100%

Scanned image of the page. Keyboard directions: use + to zoom in, - to zoom out, arrow keys to pan inside the viewer.

Page Options

Download this Issue

Share

Something wrong?

Something wrong with this page? Report problem.

Rights / Permissions

This collection, digitized in collaboration with the Michigan Daily and the Board for Student Publications, contains materials that are protected by copyright law. Access to these materials is provided for non-profit educational and research purposes. If you use an item from this collection, it is your responsibility to consider the work's copyright status and obtain any required permission.

September 20, 1984 - Image 3

Resource type:
Text
Publication:
The Michigan Daily, 1984-09-20

Disclaimer: Computer generated plain text may have errors. Read more about this.

The Michigan Daily - Thursday, September 20, 1984 - Page 3

'U' conducts top political

polls

By DAVID KLAPMAN
When the nation's eyes focus on the
presidential election, University
researchers zoom in on the voters.
Since 1952, researchers at the
University's Institute for Social
Research have conducted the National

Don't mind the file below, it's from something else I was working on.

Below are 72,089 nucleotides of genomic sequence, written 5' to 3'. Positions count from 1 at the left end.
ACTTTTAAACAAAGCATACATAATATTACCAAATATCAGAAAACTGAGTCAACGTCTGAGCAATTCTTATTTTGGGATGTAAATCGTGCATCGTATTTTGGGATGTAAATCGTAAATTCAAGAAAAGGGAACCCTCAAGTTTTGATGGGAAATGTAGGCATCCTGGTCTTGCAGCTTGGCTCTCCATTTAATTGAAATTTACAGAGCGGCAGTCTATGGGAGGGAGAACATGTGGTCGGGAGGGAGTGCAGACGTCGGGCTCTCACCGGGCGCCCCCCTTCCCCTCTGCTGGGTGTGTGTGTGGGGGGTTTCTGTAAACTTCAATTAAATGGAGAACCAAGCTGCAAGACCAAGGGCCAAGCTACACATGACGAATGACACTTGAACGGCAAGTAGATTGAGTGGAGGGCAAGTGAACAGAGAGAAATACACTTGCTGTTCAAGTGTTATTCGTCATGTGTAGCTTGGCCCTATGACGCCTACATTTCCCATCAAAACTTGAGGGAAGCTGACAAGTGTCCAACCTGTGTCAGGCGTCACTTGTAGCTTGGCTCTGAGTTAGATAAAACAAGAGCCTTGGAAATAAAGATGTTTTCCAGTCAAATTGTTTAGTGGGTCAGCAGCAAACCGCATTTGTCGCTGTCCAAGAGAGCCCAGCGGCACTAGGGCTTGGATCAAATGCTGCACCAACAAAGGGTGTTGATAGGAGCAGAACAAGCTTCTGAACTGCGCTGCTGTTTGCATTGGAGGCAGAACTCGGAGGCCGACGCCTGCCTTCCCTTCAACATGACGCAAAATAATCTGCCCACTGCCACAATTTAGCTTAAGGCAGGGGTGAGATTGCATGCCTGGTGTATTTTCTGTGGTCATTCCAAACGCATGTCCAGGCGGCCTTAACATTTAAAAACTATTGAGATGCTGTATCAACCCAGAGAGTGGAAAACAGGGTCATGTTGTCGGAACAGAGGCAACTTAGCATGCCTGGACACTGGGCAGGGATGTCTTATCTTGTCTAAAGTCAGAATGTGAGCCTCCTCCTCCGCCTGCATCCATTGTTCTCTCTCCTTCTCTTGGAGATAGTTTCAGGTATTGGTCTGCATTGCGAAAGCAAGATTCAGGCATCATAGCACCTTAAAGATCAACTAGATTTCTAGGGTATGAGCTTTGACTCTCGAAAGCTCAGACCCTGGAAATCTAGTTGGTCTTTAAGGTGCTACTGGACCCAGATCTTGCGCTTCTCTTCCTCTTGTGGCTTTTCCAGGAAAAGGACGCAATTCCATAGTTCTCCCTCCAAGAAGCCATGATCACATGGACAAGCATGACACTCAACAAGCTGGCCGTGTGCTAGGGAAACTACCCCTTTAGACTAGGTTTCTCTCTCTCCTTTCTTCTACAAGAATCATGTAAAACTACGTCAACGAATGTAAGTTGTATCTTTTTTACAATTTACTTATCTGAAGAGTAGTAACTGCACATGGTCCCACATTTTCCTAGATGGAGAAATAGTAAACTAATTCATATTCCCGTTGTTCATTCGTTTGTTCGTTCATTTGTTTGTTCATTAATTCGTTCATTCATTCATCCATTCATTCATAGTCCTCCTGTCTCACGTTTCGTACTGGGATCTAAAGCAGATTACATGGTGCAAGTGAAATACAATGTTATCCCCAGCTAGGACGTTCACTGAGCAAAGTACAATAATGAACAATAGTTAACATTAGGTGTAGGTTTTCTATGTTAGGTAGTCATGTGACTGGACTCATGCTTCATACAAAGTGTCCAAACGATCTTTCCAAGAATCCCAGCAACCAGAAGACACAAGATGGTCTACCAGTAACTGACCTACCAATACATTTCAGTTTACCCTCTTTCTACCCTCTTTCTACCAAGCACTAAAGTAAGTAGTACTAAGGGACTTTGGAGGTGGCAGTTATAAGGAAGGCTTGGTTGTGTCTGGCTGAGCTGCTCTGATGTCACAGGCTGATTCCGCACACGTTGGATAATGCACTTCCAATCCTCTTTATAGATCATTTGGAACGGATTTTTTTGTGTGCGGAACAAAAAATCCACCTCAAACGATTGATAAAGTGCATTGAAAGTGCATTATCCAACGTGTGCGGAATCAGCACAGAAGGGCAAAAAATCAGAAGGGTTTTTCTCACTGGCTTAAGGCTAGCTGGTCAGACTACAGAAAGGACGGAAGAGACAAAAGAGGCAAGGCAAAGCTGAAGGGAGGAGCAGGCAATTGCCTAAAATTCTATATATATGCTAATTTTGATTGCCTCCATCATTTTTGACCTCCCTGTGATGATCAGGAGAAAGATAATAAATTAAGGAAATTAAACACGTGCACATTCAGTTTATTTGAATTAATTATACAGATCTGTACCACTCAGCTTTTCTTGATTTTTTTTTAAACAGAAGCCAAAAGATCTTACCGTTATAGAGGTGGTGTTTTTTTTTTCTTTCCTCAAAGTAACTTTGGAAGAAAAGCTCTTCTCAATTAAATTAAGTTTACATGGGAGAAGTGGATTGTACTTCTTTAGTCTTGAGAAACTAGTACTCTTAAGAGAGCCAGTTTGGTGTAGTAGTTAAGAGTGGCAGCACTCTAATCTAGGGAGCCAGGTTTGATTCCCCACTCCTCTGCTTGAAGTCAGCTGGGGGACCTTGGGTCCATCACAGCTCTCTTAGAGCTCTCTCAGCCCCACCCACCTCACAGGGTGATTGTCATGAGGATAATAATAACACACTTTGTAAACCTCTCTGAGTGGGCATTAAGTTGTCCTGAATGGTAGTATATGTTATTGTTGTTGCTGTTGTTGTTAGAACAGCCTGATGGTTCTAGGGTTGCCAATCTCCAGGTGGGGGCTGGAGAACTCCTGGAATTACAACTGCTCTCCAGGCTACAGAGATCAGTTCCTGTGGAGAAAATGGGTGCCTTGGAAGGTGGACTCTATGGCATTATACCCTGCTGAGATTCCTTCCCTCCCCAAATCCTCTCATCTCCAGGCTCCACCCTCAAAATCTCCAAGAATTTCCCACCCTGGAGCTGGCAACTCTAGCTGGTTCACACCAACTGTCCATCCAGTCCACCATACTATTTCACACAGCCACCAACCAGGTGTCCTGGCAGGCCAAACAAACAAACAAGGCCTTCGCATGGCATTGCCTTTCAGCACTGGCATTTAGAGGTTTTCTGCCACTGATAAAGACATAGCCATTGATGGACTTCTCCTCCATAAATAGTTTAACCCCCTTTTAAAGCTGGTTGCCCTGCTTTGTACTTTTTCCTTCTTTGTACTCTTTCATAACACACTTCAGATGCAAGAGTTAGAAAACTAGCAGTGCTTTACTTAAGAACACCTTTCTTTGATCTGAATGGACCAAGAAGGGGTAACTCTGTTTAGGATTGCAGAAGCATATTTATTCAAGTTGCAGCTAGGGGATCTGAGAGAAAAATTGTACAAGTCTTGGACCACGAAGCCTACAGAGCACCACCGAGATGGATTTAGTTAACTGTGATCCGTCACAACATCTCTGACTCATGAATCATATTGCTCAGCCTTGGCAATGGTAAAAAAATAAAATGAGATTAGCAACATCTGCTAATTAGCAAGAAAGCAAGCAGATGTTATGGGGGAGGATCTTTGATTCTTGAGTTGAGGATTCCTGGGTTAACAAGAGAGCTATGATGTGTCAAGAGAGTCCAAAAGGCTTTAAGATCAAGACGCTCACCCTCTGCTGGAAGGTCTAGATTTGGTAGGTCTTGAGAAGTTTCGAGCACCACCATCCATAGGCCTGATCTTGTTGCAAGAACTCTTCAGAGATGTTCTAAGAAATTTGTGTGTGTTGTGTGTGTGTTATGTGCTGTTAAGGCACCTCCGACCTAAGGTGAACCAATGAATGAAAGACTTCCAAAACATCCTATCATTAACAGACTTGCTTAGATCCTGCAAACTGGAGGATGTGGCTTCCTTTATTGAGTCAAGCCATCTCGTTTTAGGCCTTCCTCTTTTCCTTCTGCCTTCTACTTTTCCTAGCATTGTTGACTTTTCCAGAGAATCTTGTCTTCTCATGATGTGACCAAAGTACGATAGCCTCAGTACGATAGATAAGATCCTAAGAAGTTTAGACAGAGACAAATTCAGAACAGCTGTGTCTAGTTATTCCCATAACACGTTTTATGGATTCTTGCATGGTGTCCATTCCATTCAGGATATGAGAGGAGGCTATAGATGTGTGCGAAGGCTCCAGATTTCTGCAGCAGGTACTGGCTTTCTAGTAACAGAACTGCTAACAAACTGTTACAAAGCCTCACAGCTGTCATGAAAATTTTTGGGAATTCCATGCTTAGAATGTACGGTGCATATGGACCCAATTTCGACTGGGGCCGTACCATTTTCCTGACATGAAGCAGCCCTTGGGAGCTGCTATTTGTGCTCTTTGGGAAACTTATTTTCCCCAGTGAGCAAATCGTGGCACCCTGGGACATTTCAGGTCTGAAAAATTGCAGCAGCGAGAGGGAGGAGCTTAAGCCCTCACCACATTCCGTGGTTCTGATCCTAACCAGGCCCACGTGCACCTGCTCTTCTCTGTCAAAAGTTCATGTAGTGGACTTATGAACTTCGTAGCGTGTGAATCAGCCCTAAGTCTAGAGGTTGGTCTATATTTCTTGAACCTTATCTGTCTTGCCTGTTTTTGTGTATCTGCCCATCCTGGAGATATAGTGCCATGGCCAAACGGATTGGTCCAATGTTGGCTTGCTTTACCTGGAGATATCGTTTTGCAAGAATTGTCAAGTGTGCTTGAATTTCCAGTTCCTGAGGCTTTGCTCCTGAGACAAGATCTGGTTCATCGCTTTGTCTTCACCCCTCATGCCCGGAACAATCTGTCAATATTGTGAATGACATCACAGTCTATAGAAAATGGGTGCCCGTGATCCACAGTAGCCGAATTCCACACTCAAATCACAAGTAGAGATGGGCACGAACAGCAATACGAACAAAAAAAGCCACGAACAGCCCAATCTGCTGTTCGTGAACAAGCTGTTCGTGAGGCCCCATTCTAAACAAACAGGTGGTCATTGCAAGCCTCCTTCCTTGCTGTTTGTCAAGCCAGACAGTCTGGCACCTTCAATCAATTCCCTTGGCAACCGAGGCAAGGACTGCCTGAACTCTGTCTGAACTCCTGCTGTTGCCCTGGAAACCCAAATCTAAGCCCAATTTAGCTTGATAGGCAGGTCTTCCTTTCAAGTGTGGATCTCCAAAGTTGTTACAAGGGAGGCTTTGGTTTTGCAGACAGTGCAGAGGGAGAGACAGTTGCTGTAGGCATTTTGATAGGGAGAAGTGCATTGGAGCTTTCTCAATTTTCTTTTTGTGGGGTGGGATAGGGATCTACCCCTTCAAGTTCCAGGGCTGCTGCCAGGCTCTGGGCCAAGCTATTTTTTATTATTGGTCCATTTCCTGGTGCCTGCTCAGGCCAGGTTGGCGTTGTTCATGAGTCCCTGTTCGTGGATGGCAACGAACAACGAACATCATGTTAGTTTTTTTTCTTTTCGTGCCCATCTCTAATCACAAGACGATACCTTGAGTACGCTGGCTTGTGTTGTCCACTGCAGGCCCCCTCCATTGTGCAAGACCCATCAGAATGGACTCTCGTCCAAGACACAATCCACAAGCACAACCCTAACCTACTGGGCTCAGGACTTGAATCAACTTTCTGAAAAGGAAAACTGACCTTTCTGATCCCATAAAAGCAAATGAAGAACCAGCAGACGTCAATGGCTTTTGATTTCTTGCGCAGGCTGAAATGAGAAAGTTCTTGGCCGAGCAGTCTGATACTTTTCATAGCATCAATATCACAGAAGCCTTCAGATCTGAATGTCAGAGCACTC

Election Study, a survey which is
highly regarded by both political scien-
tists and campaign coordinators.
THE SURVEY PROVIDES "the
foundation of the studies of electoral
behavior," said project director Santa
Traugott.
Every four years, the country is
divided into geographical areas,
Traugott said. - People from these sec-
tions are selected at random and inter-
viewed at home; follow-up inter-

views are conducted by phone to see
how opinions have changed.
Core questions such as party iden-
tification are used to determine long-
term party loyalty trends.
THESE LONG-TERM trends are
important to political organizations
because party identification is the most
important factor in an election,
political science Prof. Greg Markus
said.
According to Markus, the survey
provides the raw material which
illustrates why people vote as they do.
Another trend the poll examines is
the baby boom generation's effect on
American politics.
BABY BOOMERS are becoming

dissatisfied with both major parties,
Markus said. Many of the younger
people are more conservative than
their parents, he said, adding that